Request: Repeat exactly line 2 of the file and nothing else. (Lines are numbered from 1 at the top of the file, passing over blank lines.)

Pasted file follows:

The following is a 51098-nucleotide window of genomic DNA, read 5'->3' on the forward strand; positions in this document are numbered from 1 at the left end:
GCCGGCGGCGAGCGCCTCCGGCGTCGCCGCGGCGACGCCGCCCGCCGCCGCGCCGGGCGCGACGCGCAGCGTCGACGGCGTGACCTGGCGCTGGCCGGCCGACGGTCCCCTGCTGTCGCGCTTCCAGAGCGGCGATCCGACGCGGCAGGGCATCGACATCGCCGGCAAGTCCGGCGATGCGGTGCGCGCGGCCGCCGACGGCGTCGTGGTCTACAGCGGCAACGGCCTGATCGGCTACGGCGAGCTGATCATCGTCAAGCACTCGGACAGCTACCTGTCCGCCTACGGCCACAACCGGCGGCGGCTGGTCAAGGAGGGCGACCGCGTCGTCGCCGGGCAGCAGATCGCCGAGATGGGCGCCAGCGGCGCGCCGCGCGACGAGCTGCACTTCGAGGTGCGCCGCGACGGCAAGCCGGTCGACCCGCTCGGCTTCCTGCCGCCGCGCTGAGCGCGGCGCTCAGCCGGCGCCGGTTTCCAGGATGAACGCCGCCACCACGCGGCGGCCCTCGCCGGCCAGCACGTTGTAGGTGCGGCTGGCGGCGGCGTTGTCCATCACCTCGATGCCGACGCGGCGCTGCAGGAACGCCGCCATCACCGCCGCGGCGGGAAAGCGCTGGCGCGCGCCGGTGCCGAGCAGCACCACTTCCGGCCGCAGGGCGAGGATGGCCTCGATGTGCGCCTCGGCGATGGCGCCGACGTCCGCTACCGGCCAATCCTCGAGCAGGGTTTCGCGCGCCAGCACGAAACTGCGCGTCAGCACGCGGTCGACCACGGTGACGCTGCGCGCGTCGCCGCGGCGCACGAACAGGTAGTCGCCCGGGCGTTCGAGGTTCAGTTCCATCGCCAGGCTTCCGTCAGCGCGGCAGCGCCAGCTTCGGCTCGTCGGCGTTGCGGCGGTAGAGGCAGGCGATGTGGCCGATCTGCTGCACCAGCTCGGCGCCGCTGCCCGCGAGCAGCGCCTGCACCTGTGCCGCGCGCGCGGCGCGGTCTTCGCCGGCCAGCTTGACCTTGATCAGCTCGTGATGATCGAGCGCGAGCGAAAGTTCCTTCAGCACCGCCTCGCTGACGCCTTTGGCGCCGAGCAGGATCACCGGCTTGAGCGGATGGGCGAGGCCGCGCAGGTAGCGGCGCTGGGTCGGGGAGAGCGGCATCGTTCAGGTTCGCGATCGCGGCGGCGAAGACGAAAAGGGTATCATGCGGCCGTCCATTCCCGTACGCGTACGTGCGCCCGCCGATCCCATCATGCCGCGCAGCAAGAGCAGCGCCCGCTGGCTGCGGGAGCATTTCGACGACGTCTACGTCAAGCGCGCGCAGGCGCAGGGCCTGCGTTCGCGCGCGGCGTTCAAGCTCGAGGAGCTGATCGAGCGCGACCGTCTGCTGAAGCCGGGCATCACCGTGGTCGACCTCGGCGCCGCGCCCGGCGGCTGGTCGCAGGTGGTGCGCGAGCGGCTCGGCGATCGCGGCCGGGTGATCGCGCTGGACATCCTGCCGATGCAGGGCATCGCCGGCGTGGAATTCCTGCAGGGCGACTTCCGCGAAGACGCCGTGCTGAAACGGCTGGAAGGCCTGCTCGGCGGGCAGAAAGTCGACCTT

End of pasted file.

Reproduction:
GCCGGCGGCGAGCGCCTCCGGCGTCGCCGCGGCGACGCCGCCCGCCGCCGCGCCGGGCGCGACGCGCAGCGTCGACGGCGTGACCTGGCGCTGGCCGGCCGACGGTCCCCTGCTGTCGCGCTTCCAGAGCGGCGATCCGACGCGGCAGGGCATCGACATCGCCGGCAAGTCCGGCGATGCGGTGCGCGCGGCCGCCGACGGCGTCGTGGTCTACAGCGGCAACGGCCTGATCGGCTACGGCGAGCTGATCATCGTCAAGCACTCGGACAGCTACCTGTCCGCCTACGGCCACAACCGGCGGCGGCTGGTCAAGGAGGGCGACCGCGTCGTCGCCGGGCAGCAGATCGCCGAGATGGGCGCCAGCGGCGCGCCGCGCGACGAGCTGCACTTCGAGGTGCGCCGCGACGGCAAGCCGGTCGACCCGCTCGGCTTCCTGCCGCCGCGCTGAGCGCGGCGCTCAGCCGGCGCCGGTTTCCAGGATGAACGCCGCCACCACGCGGCGGCCCTCGCCGGCCAGCACGTTGTAGGTGCGGCTGGCGGCGGCGTTGTCCATCACCTCGATGCCGACGCGGCGCTGCAGGAACGCCGCCATCACCGCCGCGGCGGGAAAGCGCTGGCGCGCGCCGGTGCCGAGCAGCACCACTTCCGGCCGCAGGGCGAGGATGGCCTCGATGTGCGCCTCGGCGATGGCGCCGACGTCCGCTACCGGCCAATCCTCGAGCAGGGTTTCGCGCGCCAGCACGAAACTGCGCGTCAGCACGCGGTCGACCACGGTGACGCTGCGCGCGTCGCCGCGGCGCACGAACAGGTAGTCGCCCGGGCGTTCGAGGTTCAGTTCCATCGCCAGGCTTCCGTCAGCGCGGCAGCGCCAGCTTCGGCTCGTCGGCGTTGCGGCGGTAGAGGCAGGCGATGTGGCCGATCTGCTGCACCAGCTCGGCGCCGCTGCCCGCGAGCAGCGCCTGCACCTGTGCCGCGCGCGCGGCGCGGTCTTCGCCGGCCAGCTTGACCTTGATCAGCTCGTGATGATCGAGCGCGAGCGAAAGTTCCTTCAGCACCGCCTCGCTGACGCCTTTGGCGCCGAGCAGGATCACCGGCTTGAGCGGATGGGCGAGGCCGCGCAGGTAGCGGCGCTGGGTCGGGGAGAGCGGCATCGTTCAGGTTCGCGATCGCGGCGGCGAAGACGAAAAGGGTATCATGCGGCCGTCCATTCCCGTACGCGTACGTGCGCCCGCCGATCCCATCATGCCGCGCAGCAAGAGCAGCGCCCGCTGGCTGCGGGAGCATTTCGACGACGTCTACGTCAAGCGCGCGCAGGCGCAGGGCCTGCGTTCGCGCGCGGCGTTCAAGCTCGAGGAGCTGATCGAGCGCGACCGTCTGCTGAAGCCGGGCATCACCGTGGTCGACCTCGGCGCCGCGCCCGGCGGCTGGTCGCAGGTGGTGCGCGAGCGGCTCGGCGATCGCGGCCGGGTGATCGCGCTGGACATCCTGCCGATGCAGGGCATCGCCGGCGTGGAATTCCTGCAGGGCGACTTCCGCGAAGACGCCGTGCTGAAACGGCTGGAAGGCCTGCTCGGCGGGCAGAAAGTCGACCTT